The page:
Sasquatch Fest Leaves Footprint In Rural Washington
Today/Friday through Monday is the 12th year of the Sasquatch Music Festival at the Gorge Amphitheater, where more than 20-thousand people will camp and see live music. Paige Browning reports.
The event and local community have embraced each other.
More than 100 bands and artists, like Macklemore and Ryan Lewis, will play to a sold out crowd at the Sasquatch Music Festival. It’s one of dozens of music festivals in the U.S., but ask any attendee, and they’ll tell you this one is different. Aside from audience size, festival founder and curator Adam Zacks says the defining difference is the location.
Zacks: “It’s very hard to replicate the experience of being out at the Gorge, short of going to the Grand Canyon.”
Bands play on five stages from about 1:00 p.m. until after midnight. Bands like Elvis Costello and the Imposters will play soundtrack to the sun setting over the Columbia River Gorge.
Zacks says many attendees consider it the highlight of the year. So much, in fact, this year’s event sold out in record time: 90 minutes.
A rapid influx of people impacts local residents, businesses, and law enforcement. But, the Grant County sheriff seems worry-free.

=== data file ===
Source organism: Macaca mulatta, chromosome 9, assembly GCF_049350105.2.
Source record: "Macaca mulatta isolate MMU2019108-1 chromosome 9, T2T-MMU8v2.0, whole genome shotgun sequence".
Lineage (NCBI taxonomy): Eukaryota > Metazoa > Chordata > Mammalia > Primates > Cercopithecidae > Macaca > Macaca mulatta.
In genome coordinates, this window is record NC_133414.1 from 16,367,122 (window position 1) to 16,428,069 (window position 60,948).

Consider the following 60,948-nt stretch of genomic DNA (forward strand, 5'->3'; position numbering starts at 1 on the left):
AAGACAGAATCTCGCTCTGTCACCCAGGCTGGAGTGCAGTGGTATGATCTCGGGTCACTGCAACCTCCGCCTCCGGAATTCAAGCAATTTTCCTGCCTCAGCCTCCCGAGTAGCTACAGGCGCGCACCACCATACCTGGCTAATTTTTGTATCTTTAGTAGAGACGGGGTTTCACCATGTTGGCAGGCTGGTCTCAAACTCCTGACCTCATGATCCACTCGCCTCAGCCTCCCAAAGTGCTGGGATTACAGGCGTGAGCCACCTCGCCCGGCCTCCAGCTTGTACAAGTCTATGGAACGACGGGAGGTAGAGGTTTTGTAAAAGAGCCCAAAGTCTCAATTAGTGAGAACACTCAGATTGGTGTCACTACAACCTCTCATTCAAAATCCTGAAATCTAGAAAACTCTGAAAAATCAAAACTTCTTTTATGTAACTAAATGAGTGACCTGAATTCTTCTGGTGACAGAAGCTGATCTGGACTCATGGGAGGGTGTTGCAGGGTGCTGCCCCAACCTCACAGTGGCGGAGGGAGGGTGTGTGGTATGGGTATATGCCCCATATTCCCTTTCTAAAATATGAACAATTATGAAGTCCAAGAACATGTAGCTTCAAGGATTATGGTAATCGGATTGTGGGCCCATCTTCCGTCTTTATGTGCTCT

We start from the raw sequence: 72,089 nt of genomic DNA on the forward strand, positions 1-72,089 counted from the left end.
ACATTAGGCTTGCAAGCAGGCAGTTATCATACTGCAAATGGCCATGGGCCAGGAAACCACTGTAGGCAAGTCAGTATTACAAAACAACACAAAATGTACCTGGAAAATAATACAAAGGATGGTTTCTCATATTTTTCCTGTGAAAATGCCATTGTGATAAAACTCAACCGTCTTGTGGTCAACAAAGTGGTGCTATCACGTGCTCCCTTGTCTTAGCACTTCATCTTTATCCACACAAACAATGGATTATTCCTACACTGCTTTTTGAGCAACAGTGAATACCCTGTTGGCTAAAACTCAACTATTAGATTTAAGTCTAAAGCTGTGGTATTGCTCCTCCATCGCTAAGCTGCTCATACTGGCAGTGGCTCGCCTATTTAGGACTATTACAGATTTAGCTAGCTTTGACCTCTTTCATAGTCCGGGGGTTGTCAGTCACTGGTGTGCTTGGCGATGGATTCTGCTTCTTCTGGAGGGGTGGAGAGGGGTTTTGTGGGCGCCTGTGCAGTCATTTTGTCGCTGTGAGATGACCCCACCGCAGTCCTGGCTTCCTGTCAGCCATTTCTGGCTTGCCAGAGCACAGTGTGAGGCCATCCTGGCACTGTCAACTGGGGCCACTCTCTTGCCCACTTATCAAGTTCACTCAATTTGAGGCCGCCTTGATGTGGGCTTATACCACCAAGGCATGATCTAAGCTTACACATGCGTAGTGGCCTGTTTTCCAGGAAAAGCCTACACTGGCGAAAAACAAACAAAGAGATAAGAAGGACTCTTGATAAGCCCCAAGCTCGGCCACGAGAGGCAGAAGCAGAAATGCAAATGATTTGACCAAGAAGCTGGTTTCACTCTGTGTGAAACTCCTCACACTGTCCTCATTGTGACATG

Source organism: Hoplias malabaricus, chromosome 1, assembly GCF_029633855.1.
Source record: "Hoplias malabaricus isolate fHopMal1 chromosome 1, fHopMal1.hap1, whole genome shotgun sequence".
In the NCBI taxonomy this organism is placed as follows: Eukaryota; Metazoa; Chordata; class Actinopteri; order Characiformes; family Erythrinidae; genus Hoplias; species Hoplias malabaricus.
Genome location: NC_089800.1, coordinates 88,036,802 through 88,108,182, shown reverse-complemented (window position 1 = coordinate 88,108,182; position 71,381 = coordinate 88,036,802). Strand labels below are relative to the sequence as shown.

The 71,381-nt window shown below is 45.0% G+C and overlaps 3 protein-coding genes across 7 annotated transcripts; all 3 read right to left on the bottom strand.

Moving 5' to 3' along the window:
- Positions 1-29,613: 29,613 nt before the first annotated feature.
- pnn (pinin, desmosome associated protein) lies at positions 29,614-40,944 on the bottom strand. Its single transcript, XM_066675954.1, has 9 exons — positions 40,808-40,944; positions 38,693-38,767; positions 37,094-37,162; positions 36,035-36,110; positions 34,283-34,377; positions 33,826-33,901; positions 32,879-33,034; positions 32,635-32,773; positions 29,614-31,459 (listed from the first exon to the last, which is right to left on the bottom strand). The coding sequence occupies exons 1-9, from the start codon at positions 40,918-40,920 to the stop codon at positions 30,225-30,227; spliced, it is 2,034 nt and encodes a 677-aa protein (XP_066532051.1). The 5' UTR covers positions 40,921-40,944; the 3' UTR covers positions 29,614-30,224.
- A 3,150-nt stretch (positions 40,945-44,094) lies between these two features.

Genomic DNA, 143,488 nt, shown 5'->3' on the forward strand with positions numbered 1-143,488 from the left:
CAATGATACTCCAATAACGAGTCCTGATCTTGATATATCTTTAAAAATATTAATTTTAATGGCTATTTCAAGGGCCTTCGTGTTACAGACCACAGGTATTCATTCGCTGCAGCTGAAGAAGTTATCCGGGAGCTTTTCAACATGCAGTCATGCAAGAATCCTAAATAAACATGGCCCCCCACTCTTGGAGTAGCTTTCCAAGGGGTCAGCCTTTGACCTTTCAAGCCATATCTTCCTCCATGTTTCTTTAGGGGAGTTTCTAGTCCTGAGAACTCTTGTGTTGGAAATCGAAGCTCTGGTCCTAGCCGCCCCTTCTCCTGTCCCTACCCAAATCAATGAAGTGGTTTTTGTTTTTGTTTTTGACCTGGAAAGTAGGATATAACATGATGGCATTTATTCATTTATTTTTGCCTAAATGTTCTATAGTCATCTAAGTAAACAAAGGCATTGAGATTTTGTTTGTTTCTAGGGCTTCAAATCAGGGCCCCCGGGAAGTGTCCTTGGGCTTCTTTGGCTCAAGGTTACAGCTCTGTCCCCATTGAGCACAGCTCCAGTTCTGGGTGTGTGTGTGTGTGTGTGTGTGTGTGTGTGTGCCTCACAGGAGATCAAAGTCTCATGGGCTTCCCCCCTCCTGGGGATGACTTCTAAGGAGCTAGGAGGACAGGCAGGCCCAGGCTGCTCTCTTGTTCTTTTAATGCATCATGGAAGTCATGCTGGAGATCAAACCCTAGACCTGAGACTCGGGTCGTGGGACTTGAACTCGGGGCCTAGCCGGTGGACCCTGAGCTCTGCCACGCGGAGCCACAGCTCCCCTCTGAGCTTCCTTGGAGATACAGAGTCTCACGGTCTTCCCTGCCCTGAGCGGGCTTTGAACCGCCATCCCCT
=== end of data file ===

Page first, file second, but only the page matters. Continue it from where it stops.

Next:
Jones: “Overall it’s a fairly peaceful crowd, you know going from zero to 24-25,000 just in the campground. It’s a mini city in itself. We expect some problems, but knock on wood we’ve been very fortunate.”
Sheriff Tom Jones says his department gives a risk assessment to all events at the Gorge Amphitheater, and Sasquatch is one of their lower risk concerts. The mini-city of people brings much appreciated business to the venue’s neighbor.
Arredondo: “We love being here…”
That’s Freddie Arredondo, winemaker at Cave B Winery. He says concerts at the Gorge have a huge, positive, impact on how many people visit the tasting room.
Arredondo: “It is different on a concert day, as opposed to a typically weekend in the tasting room, but it’s something we’re totally used to because we’ve dealt with it since day one.”
They’re one of very few businesses near the venue. Karen Vizna at the Quincy, Washington Chamber of Commerce, says other than the wineries the impact on the local economy isn’t huge. Most people drive into the campground and don’t emerge until weekends end. But she says the community is very accepting of the music festival.
Zacks says that pilgrimage to the Gorge has become a rite of passage for young people.
Zacks: “I know it holds a meaningful place in some people’s hearts that way. And it’s also become a path towards music discovery, since there’s a flood of so many bands in the world, the festival can be a filter for what we think is the cream of the crop.”
Copyright 2013 Northwest Public Radio